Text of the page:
You are leading a platform, PhDBalance.com – can you say more how you got started, the format, and some future plans?  

I wanted to share my story and stories of others to break the stigma around mental illness in academia. To do this, I started an Instagram page (called PhDepression at the time) to allow people to talk about their struggles and triumphs while including a photo of themselves to show that mental illness doesn’t always look like someone crying in a corner. The page quickly grew and I brought on an entire team of amazing volunteers to expand into other platforms and collect resources. Going forward, this team is creating new content and formats to allow grad students to connect over shared experiences and talk about the struggles that so many face but are rarely covered in any sort of orientation. From in-person workshops to virtual writing sessions, we are hoping to create supportive structures for all types of dialogue.

What would your advice be for researchers, who want to be more open, but are afraid it will have a negative impact?

Start small. My biggest piece of advice is that everyone needs to talk to somebody, but nobody should talk to everybody. Share yourself and your thoughts with people you trust, and slowly expand outwards. This will allow you to grow your own support, which is crucial if you want to then support others.

What is your definition of failure – what things do others consider failures that you don’t, and vice versa? 

This is an interesting one, because my definition might seem harsher than most. For me, any goal I set or anything I “intend” to do that doesn’t happen is a failure. If I meant to finish writing an article by Friday evening and don’t get it done until Saturday, that’s a failure. If I applied for a position at a job and don’t get an offer, that’s a failure. If I wanted to wake up at 7AM but hit snooze until 7:05AM that’s a failure. I do this because it reminds me that 1) failure happens all the time, and 2) it doesn’t have to be a big deal. This mindset has helped to desensitize me against failure and allows me to try things where I am almost certain I will fail. I’ve already failed 5 times today, so what is one more?

What are some things about failure that people say, that you find absolutely untrue? 

I dislike when people say “failure is a great thing” – yes, it absolutely can be, but it’s also normal to feel sad or angry when we fail. I want to normalize being upset and demotivated by failure so that we don’t have to pretend we are always happy. Showing our disappointment and frustration allows others to connect with us.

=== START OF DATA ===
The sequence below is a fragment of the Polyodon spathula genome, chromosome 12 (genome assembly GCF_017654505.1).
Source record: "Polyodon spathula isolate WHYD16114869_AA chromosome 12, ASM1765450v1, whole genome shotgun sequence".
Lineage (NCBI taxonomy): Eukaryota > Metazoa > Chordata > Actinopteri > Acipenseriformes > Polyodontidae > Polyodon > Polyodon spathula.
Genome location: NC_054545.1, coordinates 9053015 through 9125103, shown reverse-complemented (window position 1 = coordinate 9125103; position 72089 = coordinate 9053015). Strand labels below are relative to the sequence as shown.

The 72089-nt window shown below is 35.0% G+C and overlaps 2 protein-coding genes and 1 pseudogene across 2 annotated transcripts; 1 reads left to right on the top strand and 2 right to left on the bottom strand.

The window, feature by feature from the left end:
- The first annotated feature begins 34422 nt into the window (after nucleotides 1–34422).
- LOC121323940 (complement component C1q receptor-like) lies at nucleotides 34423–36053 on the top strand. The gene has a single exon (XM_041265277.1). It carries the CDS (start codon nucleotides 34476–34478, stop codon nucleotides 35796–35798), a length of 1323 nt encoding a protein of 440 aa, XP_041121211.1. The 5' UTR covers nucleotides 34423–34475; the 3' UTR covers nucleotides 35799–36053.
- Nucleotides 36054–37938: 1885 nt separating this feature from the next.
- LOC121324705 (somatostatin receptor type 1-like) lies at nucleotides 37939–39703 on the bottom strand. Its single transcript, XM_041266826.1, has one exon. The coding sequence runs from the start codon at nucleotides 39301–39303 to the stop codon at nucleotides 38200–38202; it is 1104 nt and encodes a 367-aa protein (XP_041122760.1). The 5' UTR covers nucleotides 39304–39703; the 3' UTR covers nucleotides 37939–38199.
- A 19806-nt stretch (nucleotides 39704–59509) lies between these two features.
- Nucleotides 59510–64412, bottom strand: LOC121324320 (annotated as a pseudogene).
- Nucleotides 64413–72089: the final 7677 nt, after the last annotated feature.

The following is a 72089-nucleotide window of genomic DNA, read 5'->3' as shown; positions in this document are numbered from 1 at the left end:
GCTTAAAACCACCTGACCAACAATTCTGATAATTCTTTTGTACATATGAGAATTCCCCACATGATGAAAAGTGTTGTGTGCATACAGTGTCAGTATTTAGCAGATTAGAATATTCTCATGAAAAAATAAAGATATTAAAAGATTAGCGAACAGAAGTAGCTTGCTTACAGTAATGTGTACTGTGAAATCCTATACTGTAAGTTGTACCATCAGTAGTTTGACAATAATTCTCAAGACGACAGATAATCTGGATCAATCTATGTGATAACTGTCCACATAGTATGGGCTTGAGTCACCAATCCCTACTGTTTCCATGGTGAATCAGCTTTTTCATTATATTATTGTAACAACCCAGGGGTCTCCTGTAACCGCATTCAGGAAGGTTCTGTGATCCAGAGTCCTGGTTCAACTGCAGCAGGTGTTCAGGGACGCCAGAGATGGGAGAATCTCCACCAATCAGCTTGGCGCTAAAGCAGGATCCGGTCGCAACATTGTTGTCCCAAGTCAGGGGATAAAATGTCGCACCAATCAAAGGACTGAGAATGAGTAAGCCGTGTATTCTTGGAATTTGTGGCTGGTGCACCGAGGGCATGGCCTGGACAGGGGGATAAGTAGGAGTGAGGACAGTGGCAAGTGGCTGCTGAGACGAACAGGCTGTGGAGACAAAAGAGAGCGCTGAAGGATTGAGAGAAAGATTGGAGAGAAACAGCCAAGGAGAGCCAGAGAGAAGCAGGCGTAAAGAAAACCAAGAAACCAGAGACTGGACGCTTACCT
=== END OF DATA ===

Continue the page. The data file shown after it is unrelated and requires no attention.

Is there anything that you are currently failing at yourself?

I’m doing a pretty terrible job of assessing how much I can accomplish in a day – somehow, even after 28 years of being a human, I think I can do much more work in an hour than is possible. And I predict I can work more hours in a day than I can over a long period of time. It’s setting me up to miss deadlines and underperform, and it’s a frustrating thing to try to overcome.

What types of things – successes, failures, habits – do you keep track of?

I keep to-do lists to make sure I’m accomplishing what I need to do. I track the amount of time I spend on different aspects of work. I journal a bit on how I am feeling. But I try to see these as ledgers, not judgements. I almost never look back unless I’m trying to remember what day I did something. It’s much more about being aware in the present moment and allowing myself to express how I am doing without fear of judgement.

Are there any resources you would recommend to the readers that have helped you? 

I love using Toggl (app and web-based platform) to track my time instead of tracking my accomplishments. Instead of saying “I need to write three paragraphs today” I say “I need to write for three hours today.” Maybe I write for three hours and get two pages, maybe I write for three hours and delete more than I write. Either way, I’ve accomplished my goal.

What would a ten year younger you think of you now? What advice would you give to that person?

I think they would too-easily see the successes as my big moments and my failures as little stumbling blocks that eventually made me stronger. This is true, but my best advice for them is that the failures won’t feel good in the moment. Don’t feel like you need to see them as good things if they don’t appear to be yet. Trust that you are learning and growing, and that you will eventually appreciate them.

How I Fail S02E03: Zoë Ayres (PhD’17, Chemistry)

For this How I Fail episode I have the pleasure of introducing Zoë Ayres, PhD. She is a research scientist in the water industry, creating and innovating new technology to ensure water is clean and safe for all. A passionate analytical scientist, her interest is in all things analytical, with a PhD in electrochemical sensor development and X-ray Fluorescence. She is also interested in improving mental health provision in academia, working as a mental health advocate in her ‘spare’ time. You can find out more about her on her website or on Twitter (@zjayres).